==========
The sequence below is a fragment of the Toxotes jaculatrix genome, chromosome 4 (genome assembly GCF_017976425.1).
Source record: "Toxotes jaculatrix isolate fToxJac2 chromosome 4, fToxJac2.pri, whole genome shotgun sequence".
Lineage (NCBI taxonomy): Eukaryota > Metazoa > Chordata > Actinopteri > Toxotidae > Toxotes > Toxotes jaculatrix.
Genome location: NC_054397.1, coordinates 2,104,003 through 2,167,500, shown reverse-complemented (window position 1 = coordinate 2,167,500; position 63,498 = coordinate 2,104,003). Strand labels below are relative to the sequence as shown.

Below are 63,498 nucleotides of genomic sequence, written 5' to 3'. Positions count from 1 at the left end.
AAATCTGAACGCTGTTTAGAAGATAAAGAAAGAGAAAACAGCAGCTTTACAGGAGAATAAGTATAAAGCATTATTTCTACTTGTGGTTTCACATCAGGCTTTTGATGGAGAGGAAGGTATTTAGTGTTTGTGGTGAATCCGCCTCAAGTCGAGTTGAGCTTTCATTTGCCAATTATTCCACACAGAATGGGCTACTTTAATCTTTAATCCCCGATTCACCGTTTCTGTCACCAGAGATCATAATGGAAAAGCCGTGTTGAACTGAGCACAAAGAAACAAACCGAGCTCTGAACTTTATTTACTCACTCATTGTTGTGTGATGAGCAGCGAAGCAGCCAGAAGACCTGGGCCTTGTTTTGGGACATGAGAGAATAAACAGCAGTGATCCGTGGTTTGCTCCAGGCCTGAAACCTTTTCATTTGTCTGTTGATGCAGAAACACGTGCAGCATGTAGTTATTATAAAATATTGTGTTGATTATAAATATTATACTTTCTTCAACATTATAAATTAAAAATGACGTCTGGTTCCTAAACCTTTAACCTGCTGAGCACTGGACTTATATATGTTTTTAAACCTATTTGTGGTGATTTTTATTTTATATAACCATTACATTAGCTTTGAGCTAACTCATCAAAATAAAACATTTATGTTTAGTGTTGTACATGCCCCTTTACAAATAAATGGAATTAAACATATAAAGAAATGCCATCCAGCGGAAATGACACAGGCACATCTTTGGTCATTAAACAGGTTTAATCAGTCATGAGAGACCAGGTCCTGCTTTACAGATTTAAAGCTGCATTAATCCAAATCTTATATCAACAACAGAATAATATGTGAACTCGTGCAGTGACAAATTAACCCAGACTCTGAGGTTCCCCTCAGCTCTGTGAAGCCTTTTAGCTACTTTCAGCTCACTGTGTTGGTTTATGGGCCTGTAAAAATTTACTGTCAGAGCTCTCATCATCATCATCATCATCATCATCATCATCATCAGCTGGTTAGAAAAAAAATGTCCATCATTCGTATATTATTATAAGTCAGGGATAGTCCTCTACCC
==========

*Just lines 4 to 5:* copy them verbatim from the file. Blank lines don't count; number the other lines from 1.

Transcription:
Genome location: NC_054397.1, coordinates 2,104,003 through 2,167,500, shown reverse-complemented (window position 1 = coordinate 2,167,500; position 63,498 = coordinate 2,104,003). Strand labels below are relative to the sequence as shown.

Below are 63,498 nucleotides of genomic sequence, written 5' to 3'. Positions count from 1 at the left end.